Present price of ordinary share of company = $8.84/(0.09 -0.04) = $176.80
c) Computation of preference share price
Dividend paid on each preference share = Expected return * Par value = (12/100)*100 = $12
Return expected from the preference share = 10% Let the current price of preference share be $X Therefore, 10% = ($12/X) Solving the above, we get X = $120
a) NPV Computation
NPV = -CF0 + CF1/(1+r) + CF2/(1+r)2 +CF3/(1+r)3 +CF4/(1+r)4 +CF5/(1+r)5 For Project 1, CF0 = $175,000, CF1= $76,000 CF2 = $83,000 CF3 = $67,000, CF4 = $85,000, CF5 = $55,000, r = 9% NPV (Project 1) = -$175,000 + ($76,000/1.09) + ($83,000/1.092) + ($67,000/1.093) + ($65,000/1.094) + ($55,000/1.095) = $98,114.37
For Project 2, CF0 = $185,000, CF1= $87,000, CF2 = $78,000 CF3 = $69,000, CF4 = $65,000, CF5 = $57,000, r = 9% NPV (Project 2) = -$185,000 + ($87,000/1.09) + ($78,000/1.092) + ($69,000/1.093) + ($65,000/1.094) + ($57,000/1.095) = $98,841.94 Since project 2 has a higher positive NPV, hence it would be preferred over project 1.
b) Project 1
Upfront cost = $ 175,000 The cumulative cashflows become positive in the third year. During the first two years cash inflows = $76,000 + $83,000 = $159,000 Payback period = 2 + (175,000- 159,000)/67,000 = 2.24 years
Upfront cost = $185,000
The cumulative cashflows become positive in the third year. During the first two years cash inflows = $87,000 + $78,000 = $165,000 Payback period = 2 + (185,000 -165,000)/69,000 = 2.29 In terms of payback period, project 1 is superior since it has a lesser payback period when compared with project 2. However, permissible payback period have to be less than 2 years which is not true for any project. Hence, neither of the projects are acceptable.
c) In case of the two methods conflicting with each, project selection by Giant Machinery should be done in accordance with the superiority of the NPV. Amongst the two capital budgeting techniques used, the superior technique is NPV since payback period fails to consider the time value of money and also does not consider the entire cash flows.
Since the debt to equity is 0.45, hence weight of debt (wd) in capital structure = (0.45/1.45) = 0.3103
Weight of equity (we) = 1 – wd = 1- 0.3103 = 0.6897
Cost of equity (ke) is given as 17.6%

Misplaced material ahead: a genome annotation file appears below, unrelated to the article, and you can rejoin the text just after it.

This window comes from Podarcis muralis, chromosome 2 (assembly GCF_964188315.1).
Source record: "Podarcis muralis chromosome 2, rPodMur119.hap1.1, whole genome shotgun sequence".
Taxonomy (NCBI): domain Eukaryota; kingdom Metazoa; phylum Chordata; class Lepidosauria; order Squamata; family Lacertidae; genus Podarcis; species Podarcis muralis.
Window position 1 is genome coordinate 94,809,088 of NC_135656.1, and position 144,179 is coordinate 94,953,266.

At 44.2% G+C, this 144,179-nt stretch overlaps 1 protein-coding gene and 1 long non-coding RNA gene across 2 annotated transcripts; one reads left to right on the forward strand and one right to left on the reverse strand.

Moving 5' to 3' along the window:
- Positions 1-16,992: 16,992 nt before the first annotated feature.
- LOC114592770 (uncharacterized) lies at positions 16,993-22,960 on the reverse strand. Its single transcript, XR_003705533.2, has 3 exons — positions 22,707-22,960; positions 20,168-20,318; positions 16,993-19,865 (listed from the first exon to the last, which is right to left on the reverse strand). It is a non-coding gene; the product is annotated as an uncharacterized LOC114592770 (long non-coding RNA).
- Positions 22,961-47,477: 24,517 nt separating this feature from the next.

Let the post tax cost of debt be kd
Cost of equity = wd*kd + we*ke
Thus, 13.5 = 0.3103*kd +0.6897*17.6
Solving the above, kd = 4.39%
Cost of debt before tax = Cost of debt post tax/(1-T)
Here, T = 35%
Hence, cost of debt before tax = 4.39%/(1-0.35) = 6.75%
a) Market value computation
Ordinary shares market value = Number of ordinary shares * Price per share = 35,000*$47 = $1,645,000
Preference shares market value = Number of preference shares * Price per share = 5,000*$58 = $290,000
Bonds market value = Face value * Price per bond = (102/100)*$450,000 = $459,000
Firm market value is the sum of all the three securities listed above. Hence, market value = $1,645,000 + $290,000 + $459,000 = $2,394,000
b) Weights Computation
Ordinary shares weight = (Market value of ordinary shares/ Market value of firm) = ($1,645,000/$2,394,000) = 68.71%
Preference shares weight = (Market value of preference shares/ Market value of firm) = ($290,000/$2,394,000) = 12.11% Bonds weight = (Market value of bonds/ Market value of firm) = ($459,000/$2,394,000) = 19.17%
c) WACC Computation
For ordinary shares, the cost of equity (ke) has been given as 13.5% For preference shares, the cost of equity (kp) = (Preference Dividend/Current Market Price) = ($7/$58) = 12.07%
For bonds, the post tax cost of debt (kd) = Pre-tax cost of debt*(1-Tax) = 8.49%*(1-0.30) = 5.94%
WACC = weke + wp*kp + wd*kd
Putting the respective inputs from Part b and Part c, we get WACC = (0.6871*13.5%) + (0.1211*12.07%) + (0.1917*5.94%) = 11.88%
a) In accordance with the residual payout policy, dividend paid should comprise of the remaining earnings after deduction of capital expenditure from the earnings.
Assuming the existing capital structure is retained, it would indicate that for capital expenditure in the future, 65% of the funds have to be put in by the company as equity.
For the estimated capital expenditure of $ 175,000 next year, the equity component would be $175,000*65% = $113,750
As a result, any money remaining after keeping the above amount aside would be paid as dividend. Thus, dividend amount = $250,000 - $113,750 = $136,250
Expected dividend payout = (Dividend paid/Actual Earnings) = (136250/250000) = 54.50%
b) Dividend per share after tax = Pre-tax dividend *(1- Tax) = $25*(1-15%) = $2.13
Ex-dividend price expected = Share price before dividend –Dividend per share after tax = $ 25 - $2.13 = $22.87
c) Current dividend amount is $2,500,000
After one year, the liquidating dividend amount = $7,500,000 Rate of return = 12%
PV of liquidating dividend amount = FV/(1+r) = ($7,500,000)/1.12 = $6,696,428.57
PV of the equity of the firm = $2,500,000 + $6,696,428.57 = $9,196,428.57 Total shares outstanding = 1,500,000 PV of equity on a per share basis = ($9,196,428.57/1,500,000) = $6.13
The providing of liquidating dividend after on year would imply that the firm does not intend to pay future dividends.